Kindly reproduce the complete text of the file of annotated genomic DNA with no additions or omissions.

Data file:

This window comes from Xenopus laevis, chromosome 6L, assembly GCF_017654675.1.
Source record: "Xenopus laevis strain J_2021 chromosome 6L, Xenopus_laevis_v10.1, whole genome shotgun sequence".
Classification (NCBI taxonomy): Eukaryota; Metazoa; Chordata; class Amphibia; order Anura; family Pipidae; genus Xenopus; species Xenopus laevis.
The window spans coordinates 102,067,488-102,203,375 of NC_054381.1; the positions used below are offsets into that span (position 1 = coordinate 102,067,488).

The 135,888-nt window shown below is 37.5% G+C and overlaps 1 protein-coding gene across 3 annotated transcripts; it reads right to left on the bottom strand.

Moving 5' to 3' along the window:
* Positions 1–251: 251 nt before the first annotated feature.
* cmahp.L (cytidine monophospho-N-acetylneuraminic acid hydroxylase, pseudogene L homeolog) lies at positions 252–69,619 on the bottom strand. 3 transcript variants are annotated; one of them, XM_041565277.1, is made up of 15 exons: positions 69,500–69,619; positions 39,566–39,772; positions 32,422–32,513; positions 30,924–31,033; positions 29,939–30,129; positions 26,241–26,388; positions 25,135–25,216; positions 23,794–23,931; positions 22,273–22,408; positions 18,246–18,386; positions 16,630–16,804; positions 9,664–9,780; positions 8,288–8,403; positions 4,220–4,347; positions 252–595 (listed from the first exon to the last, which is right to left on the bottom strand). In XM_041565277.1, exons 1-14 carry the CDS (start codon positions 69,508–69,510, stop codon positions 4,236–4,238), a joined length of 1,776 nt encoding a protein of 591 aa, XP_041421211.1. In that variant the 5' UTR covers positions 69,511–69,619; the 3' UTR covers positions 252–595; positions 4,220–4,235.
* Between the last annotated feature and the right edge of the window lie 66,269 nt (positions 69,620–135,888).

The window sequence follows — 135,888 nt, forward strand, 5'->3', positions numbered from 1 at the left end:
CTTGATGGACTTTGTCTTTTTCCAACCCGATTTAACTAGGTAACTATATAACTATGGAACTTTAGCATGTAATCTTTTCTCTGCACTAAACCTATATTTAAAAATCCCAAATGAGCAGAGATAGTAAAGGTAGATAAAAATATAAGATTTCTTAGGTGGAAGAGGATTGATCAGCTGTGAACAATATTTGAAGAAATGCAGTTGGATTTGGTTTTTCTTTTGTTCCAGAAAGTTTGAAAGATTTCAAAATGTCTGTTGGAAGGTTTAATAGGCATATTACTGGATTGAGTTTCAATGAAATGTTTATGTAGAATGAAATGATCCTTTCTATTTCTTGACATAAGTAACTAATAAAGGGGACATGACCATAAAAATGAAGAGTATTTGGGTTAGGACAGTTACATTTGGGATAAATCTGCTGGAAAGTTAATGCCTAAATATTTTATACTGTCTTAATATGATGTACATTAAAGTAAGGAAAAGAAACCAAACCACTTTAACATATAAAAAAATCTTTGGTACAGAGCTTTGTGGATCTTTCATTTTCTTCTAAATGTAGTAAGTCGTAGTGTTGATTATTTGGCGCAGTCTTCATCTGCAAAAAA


This window comes from Xenopus laevis, chromosome 6L, assembly GCF_017654675.1.
Source record: "Xenopus laevis strain J_2021 chromosome 6L, Xenopus_laevis_v10.1, whole genome shotgun sequence".
Classification (NCBI taxonomy): Eukaryota; Metazoa; Chordata; class Amphibia; order Anura; family Pipidae; genus Xenopus; species Xenopus laevis.
The window spans coordinates 102,067,488-102,203,375 of NC_054381.1; the positions used below are offsets into that span (position 1 = coordinate 102,067,488).

The 135,888-nt window shown below is 37.5% G+C and overlaps 1 protein-coding gene across 3 annotated transcripts; it reads right to left on the bottom strand.

Moving 5' to 3' along the window:
* Positions 1–251: 251 nt before the first annotated feature.
* cmahp.L (cytidine monophospho-N-acetylneuraminic acid hydroxylase, pseudogene L homeolog) lies at positions 252–69,619 on the bottom strand. 3 transcript variants are annotated; one of them, XM_041565277.1, is made up of 15 exons: positions 69,500–69,619; positions 39,566–39,772; positions 32,422–32,513; positions 30,924–31,033; positions 29,939–30,129; positions 26,241–26,388; positions 25,135–25,216; positions 23,794–23,931; positions 22,273–22,408; positions 18,246–18,386; positions 16,630–16,804; positions 9,664–9,780; positions 8,288–8,403; positions 4,220–4,347; positions 252–595 (listed from the first exon to the last, which is right to left on the bottom strand). In XM_041565277.1, exons 1-14 carry the CDS (start codon positions 69,508–69,510, stop codon positions 4,236–4,238), a joined length of 1,776 nt encoding a protein of 591 aa, XP_041421211.1. In that variant the 5' UTR covers positions 69,511–69,619; the 3' UTR covers positions 252–595; positions 4,220–4,235.
* Between the last annotated feature and the right edge of the window lie 66,269 nt (positions 69,620–135,888).

The window sequence follows — 135,888 nt, forward strand, 5'->3', positions numbered from 1 at the left end:
CTTGATGGACTTTGTCTTTTTCCAACCCGATTTAACTAGGTAACTATATAACTATGGAACTTTAGCATGTAATCTTTTCTCTGCACTAAACCTATATTTAAAAATCCCAAATGAGCAGAGATAGTAAAGGTAGATAAAAATATAAGATTTCTTAGGTGGAAGAGGATTGATCAGCTGTGAACAATATTTGAAGAAATGCAGTTGGATTTGGTTTTTCTTTTGTTCCAGAAAGTTTGAAAGATTTCAAAATGTCTGTTGGAAGGTTTAATAGGCATATTACTGGATTGAGTTTCAATGAAATGTTTATGTAGAATGAAATGATCCTTTCTATTTCTTGACATAAGTAACTAATAAAGGGGACATGACCATAAAAATGAAGAGTATTTGGGTTAGGACAGTTACATTTGGGATAAATCTGCTGGAAAGTTAATGCCTAAATATTTTATACTGTCTTAATATGATGTACATTAAAGTAAGGAAAAGAAACCAAACCACTTTAACATATAAAAAAATCTTTGGTACAGAGCTTTGTGGATCTTTCATTTTCTTCTAAATGTAGTAAGTCGTAGTGTTGATTATTTGGCGCAGTCTTCATCTGCAAAAAA